Fighting Your Teeth’s Number 1 Enemy
Dental caries is the term used to medically refer to the dental problem characterized by cavities and tooth decay. The main cause of caries is when the tooth enamel covering the tooth erodes due to bacteria.
Our mouth has a lot of nooks and crooks where bacteria can thrive. Bacteria in the mouth build up in the form of plaque, a sticky film that covers the tooth surface or inches its way into the cracks and grooves in the teeth and between teeth.
The gum line is also vulnerable to plaque, which is why dental caries can affect not just the teeth but also cause problems with the gum and the roots and bones beneath the teeth.
One of the culprits behind dental caries is sugary food. Due to the plaque, any sugar and carbohydrates in food that accumulate in the mouth are converted into acids, and these acids attack the minerals of the tooth, causing it to weaken and erode.
The erosion causes pits and cracks to form and these eventually grow larger. As the cracks or pits become further exposed to food debris, tooth decay sets in. And when the decay breaks through the protective enamel of the teeth, the worse the damage gets as the dental pulp and the roots of the tooth become affected.
Dental caries are often accompanied by toothache, which could be caused by inflammation of the gums, sensitivity due to exposure of the tooth root.
Here are some things you should know about dealing with dental cavities so you know how to save your teeth from them.
Caries 101: Symptoms, Diagnosis, Treatment, and Prevention
A few factors to be considered include:
- How to Detect Dental Caries
- What Should You Do about Tooth Decay?
- Determining Treatment for Tooth Decay
- Preventing Cavities
1. How to Detect Dental Caries
Cavities and tooth decay are difficult to detect at first because the smallest crack cannot be seen and pain only sets in as the damage gets worse.
The best way to make sure dental caries are detected in the soonest possible time is to get regular checkups and cleanings from your dentist. If not, you’d have to wait until you feel pain when you bite or chew, or when your tooth feels sensitive when you drink hot or cold beverages.
This usually signals an exposed root or a crack on a tooth caused by cavities.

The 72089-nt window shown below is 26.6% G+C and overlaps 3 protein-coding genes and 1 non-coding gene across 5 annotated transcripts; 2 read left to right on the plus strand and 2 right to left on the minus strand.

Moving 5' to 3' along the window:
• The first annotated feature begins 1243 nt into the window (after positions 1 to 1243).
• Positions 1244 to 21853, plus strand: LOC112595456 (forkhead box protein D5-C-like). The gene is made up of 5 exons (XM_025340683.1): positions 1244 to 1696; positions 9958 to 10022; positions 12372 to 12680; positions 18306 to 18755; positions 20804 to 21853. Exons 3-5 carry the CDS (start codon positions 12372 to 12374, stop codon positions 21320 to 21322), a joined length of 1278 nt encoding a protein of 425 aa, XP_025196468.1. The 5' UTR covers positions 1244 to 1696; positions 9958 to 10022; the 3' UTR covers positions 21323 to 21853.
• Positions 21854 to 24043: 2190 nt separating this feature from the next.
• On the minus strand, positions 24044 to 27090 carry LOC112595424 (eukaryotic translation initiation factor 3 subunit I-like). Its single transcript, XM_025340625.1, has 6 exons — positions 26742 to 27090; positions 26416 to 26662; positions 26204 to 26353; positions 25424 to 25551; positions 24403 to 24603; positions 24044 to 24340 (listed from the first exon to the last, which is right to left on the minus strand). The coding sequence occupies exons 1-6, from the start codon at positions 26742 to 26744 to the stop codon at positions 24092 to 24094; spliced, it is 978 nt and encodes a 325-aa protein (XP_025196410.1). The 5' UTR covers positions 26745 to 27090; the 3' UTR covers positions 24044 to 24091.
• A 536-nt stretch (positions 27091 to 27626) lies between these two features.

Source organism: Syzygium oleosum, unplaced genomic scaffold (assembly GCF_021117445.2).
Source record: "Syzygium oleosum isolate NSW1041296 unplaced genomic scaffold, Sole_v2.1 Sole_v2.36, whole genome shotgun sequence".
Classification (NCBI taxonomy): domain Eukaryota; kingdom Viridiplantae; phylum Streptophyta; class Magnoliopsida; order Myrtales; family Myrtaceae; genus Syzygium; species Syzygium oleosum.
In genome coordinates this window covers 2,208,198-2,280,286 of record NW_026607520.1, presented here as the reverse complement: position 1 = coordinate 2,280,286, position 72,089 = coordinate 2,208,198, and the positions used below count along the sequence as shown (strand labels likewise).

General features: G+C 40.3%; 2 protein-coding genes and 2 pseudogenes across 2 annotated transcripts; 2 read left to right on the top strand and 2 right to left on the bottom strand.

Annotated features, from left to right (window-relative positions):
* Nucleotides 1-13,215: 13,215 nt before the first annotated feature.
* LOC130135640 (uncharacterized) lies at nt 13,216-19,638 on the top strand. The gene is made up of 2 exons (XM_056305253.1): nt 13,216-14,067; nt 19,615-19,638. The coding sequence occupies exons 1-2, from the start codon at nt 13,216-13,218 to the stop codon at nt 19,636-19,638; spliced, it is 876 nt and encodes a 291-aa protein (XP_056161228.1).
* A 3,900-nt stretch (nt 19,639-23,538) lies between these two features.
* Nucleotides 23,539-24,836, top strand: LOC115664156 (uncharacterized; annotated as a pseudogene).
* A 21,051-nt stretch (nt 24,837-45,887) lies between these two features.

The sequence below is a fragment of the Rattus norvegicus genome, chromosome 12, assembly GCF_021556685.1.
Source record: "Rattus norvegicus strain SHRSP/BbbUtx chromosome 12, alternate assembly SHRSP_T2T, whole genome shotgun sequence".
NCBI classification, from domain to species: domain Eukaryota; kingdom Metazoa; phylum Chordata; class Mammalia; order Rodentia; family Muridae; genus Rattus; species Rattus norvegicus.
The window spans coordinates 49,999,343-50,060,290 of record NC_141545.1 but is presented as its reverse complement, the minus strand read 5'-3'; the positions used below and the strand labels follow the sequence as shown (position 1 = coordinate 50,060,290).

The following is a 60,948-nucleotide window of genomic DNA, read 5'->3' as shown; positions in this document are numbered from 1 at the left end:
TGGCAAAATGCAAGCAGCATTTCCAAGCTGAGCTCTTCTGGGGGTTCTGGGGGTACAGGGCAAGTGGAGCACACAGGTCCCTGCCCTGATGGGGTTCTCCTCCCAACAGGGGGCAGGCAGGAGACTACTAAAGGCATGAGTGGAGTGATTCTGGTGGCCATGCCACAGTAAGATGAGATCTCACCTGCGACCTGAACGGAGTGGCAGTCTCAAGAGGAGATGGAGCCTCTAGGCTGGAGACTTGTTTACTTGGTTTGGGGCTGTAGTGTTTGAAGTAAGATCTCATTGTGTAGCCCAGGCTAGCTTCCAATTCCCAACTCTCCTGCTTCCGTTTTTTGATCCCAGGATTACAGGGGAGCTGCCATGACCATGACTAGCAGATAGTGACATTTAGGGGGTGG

2. What Should You Do about Tooth Decay?
Diagnosing tooth decay will differ for each individual case. If you go for regular checkups and cleanings, your dentist will automatically check for caries, so you can be sure that even the earliest onset of cavities can be detected and remedied. The longer it takes for you to detect cavities, the more extensive or intrusive the necessary treatment will be.
However, if you go to a dentist specifically complaining of a pain or problem with a specific tooth, your dentist will check the tooth for cracks or pits.
Diagnosis may also involve a dental x-ray to see the extent o damage done by the cavity. This will show whether the cavity has reached the tooth root. A closer examination will also tell your dentist when the caries have been around.
Based on what you will find out from the x-ray, your dentist will give a diagnosis as to what treatment should be done.
3. Determining Treatment for Tooth Decay
Dental caries can sometimes be remedied, but are sometimes beyond repair. This will depend on how long the caries have been around.
Early caries can be filled up and closed up to prevent further build up of plague and to keep the holes from getting larger. However, the effects of severe caries are sometimes impossible to reverse.
Once the roots of the tooth are affected, the only form of treatment advisable is a root canal procedure, which will take out the root of the tooth and replace it with fillings. This is then capped by a crown.
Root canal procedures are quite costly, and are usually only partially covered by comprehensive dental insurance. So if you want to avoid this, better focus on prevention rather than on treatment.
4. Preventing Cavities
Cavities affect almost everyone, but they can actually be prevented.
Proper oral hygiene, which keeps teeth clean at all times, will prevent the buildup of plaque. But since our teeth are naturally vulnerable to harmful acids because of the food we eat, cavities can be expected. The best way to prevent it from becoming a big problem is to get regular checkups so even early caries are easily and immediately remedied.
Aside from seeing the dentist regularly, brush your teeth regularly and thoroughly. As much as possible, insert flossing into your routine. Wash your mouth each time you eat something sweet so as to avoid any leftovers to form plaque and stick to your teeth.
What to Expect from Dental Caries Treatment
A treatment procedure for dental caries can cause pain and discomfort especially in cases of severe caries or those in the late stages.
For the treatment, you can ask for numbing medicine to prevent the pain and discomfort. Treatment also puts you at a certain risk of complications such as tooth fracture, tooth abscess, and the likes depending on how bad your caries are.
These may change the course of treatment at any time.
Back from Caries to Tooth Pain
Back from Caries to Dental Insurance
Copyright dentalinsurancecare.com. Protected by Copyscape - do not copy.